Sacred Space The mounds preserved here are considered sacred by many Americans, especially the Monument's 12 affiliated American Indian tribes. A visit offers opportunities to contemplate the meanings of the mounds and the people who built them. The 200 plus American Indian mounds are located in one of the most picturesque sections of the Upper Mississippi River Valley. Open sunrise to sunset, weather permitting.
Some of Iowa's best hiking trails. Amazing views of the Mississippi River. Well-maintained trails that are well marked. there are two sections of trails. The north section starts at the visitor center. the trailhead for the South section is a short drive down the road from The Visitor Center. a nice Visitor Center that is staffed with a park ranger. It's a small Museum that gives the history of the Indian mounds. There are nice indoor bathrooms and a fountain for filling up water bottles inside the visitor center. it's a moderately strenuous hike up the bluff to get to the Indian mounds on either section. Pets are allowed but must be leashed. I would definitely go again.
Their information center/gift shop lady was very informative and sweet. I wish we would have gone in before the hike:) we did get some great souvenirs & made a donation to the mounds (beautiful place that if your able to they have a box in there to do so but they don't pressure you to). The beginning of the trail is brutal, lol! There are benches for those of us who didn't stay in shape over the winter;) once you make it to the top WOW! The view is breathtaking! We even saw a group of wild turkeys!!! The mounds have signs so you can read about what you are seeing and the trees and plants of importance to the area are marked:) great for the family:)
Having first discovered this National Monument on our way out the the Badlands in 2013, my wife I have been back several times in the last year. We hiked all 12.5 miles as a magnificent day-hike during the height of color in the driftless region last Fall. As noted the 12.5 miles covers trails for both the north and south units, which due to the rolling hills that come up in the last mile to Hanging Rock and again headed up to the south unit's mound groups it offered an unexpected challenge in places.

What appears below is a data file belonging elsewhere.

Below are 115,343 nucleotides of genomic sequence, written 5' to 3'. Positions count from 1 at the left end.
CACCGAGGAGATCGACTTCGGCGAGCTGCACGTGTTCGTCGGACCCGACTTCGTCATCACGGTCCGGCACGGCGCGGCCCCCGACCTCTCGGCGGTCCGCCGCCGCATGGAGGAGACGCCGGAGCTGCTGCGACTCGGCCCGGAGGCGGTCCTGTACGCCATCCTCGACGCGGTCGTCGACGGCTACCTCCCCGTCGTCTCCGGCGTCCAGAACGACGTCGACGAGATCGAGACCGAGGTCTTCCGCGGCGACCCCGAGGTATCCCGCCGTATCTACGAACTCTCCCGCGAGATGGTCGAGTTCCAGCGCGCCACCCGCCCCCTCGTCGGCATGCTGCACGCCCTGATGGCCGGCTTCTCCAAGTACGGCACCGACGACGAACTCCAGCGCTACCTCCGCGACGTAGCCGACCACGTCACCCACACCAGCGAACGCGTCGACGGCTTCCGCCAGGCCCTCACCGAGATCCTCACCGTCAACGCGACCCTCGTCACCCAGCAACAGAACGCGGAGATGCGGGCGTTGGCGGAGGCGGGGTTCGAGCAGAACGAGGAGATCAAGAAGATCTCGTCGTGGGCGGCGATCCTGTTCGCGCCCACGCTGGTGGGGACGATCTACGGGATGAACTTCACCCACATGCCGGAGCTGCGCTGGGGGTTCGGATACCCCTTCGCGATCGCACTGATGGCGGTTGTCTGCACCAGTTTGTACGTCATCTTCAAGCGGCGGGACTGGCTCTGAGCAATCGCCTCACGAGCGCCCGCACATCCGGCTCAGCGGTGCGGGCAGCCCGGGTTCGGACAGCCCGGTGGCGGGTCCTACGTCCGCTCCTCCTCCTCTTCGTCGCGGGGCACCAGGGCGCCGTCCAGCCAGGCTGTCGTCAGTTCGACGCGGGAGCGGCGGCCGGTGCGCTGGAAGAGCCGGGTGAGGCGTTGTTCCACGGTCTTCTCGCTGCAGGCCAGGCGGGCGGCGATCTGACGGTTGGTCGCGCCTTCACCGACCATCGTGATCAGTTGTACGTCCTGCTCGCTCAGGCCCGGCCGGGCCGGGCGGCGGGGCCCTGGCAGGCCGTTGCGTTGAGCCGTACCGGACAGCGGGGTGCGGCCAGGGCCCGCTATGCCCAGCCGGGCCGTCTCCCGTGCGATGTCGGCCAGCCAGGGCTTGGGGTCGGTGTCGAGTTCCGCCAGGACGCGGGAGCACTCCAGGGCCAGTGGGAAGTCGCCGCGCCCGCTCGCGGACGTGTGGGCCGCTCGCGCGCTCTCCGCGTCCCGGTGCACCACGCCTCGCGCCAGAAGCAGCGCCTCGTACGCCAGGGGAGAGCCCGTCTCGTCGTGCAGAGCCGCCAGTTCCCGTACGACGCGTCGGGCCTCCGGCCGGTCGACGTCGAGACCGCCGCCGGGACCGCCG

I also came back again in Feb of this year and hiked Hanging Rock at about 2 degrees to 25 degrees with 24" of snow on the ground. Luckily others and the deer had stamped down a lot of trail. Though I still broke trail for about 1/4 mile to Third Senic View I was rewarded by being the only one out on the trail that day, and got to see a frozen-over Mississippi River. These trails and others nearby have been an easy weekender from Chicago that have proven well worth the drive.
The first half-mile of the north trail offers a relatively steep vertical climb. Beyond that the trail levels off and follows gently rolling hills for approximately four miles (out) offering fantastic views of the Mississippi River. The burial mounds are equally impressive. The staff at the park station are extremely friendly and helpful.
The description is not entirely accurate, in that there are a number of trails at Effigy Mounds. One, my favorite, is the walk to Hanging Rock, about 6-7 miles round trip, out and back. There are beautiful vistas of the Mississippi River, and ancient Indian burial mounds. The second hike, is the trail to the Marching Bear Mounds. The trail head is a bit obscure, but the trail is clear--just get a map. The Indian Mounds, in the shape of Bears and Eagles, are impressive.